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If I have a game that has a know distribution of outcomes, for example,

  • 5% of the time the outcome is 0
  • 10% of the time the outcome is 1
  • 15% of the time the outcome is 5
  • 8% of the time the outcome is 10
  • 62% of the time the outcome is -1

The expected value of the game is 1.03.

I am trying to figure out, given N trials (say 500), what % of the time will the result be above or below a given value.

For example, what % of 500 game trials will the result be negative?

My background is computer science, not statistics. I could easily write a simulator to figure this out, but I am trying to learn other methods, and this seems like something that would be easy to do with excel.

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Here are three reasonably doable approaches:

  • you could do numerical convolution, e.g. via fast Fourier transform

  • With a large sample size like 500 you could use a normal approximation

  • you could do simulation (as you mention)

Here's a quick simulation, done in R:

x=c(0,1,5,10,-1)
p=c(.05,.1,.15,.08,.62)
rsum=replicate(10000,sum(sample(x,500,replace=TRUE,p)))

(increasing that to 100000 simulations still only takes about 3 seconds to run on my laptop)

Now look at a normal Q-Q plot of the outcomes. If the outcome is close to normal with mean $1.03\times 500$ and standard deviation $3.377736\times \sqrt{500}$ (i.e. the population mean and standard deviation), this should look close to straight and sit around the red line (which marks the normal approximation):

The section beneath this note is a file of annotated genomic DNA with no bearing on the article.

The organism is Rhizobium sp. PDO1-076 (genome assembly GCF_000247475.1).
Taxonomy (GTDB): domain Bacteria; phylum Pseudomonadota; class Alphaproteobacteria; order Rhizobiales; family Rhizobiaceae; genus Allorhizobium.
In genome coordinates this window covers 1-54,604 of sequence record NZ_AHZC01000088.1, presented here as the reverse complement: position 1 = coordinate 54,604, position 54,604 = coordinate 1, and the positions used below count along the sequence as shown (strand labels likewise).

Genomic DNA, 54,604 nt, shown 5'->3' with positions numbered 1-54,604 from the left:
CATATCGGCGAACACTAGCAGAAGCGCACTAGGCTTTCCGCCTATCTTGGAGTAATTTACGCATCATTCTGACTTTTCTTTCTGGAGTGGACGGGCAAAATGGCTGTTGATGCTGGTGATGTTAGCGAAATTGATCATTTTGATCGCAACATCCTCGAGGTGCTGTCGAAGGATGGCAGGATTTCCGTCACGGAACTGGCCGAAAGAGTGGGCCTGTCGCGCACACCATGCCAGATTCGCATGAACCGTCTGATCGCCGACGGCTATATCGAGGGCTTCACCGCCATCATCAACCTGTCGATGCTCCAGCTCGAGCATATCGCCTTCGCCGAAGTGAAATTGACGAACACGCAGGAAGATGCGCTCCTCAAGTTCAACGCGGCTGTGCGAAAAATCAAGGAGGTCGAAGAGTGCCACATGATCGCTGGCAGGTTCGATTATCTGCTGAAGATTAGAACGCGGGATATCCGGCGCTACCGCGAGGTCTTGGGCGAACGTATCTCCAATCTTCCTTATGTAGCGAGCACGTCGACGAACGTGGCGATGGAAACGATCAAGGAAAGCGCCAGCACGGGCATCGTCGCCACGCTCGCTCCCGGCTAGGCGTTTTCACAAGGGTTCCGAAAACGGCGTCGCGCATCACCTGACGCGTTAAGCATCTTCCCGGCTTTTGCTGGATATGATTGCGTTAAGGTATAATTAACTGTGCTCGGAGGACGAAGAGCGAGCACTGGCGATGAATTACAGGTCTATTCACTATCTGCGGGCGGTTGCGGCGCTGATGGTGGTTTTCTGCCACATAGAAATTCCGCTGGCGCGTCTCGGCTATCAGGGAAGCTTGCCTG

normal QQ plot of 10000 replicates of a sum of 500 trials

That's about what it should look like if the outcome were actually normal. It looks like the normal approximation will be quite adequate for this case, except in cases where you require high accuracy many standard deviations from the mean.

[For example, while you could correctly discern that negative outcomes will be astronomically unlikely, the actual value for the probability you'd get from the normal approximation (several trillionths) will not necessarily be accurate; it might be out by several orders of magnitude. If you need tail bounds, naturally that would be a different question.]

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  • $\begingroup$ Hmm. I wonder if shifting everything right 1 unit and taking a zero-inflated normal approximation (for which the cdf of the convolution is a straightforward sum of terms) might do a bit better somewhat further into the left tail while still being easier/quicker to evaluate than the convolution. Naturally the corresponding evaluation points also shift right. $\endgroup$ – Glen_b -Reinstate Monica Feb 17 at 15:40
  • $\begingroup$ Thanks for this. I went ahead a did a simulation. In the real-world problem I was trying to solve the standard deviation was much higher, and as you pointed out, it only takes a few seconds to execute. $\endgroup$ – jopke Feb 17 at 18:18

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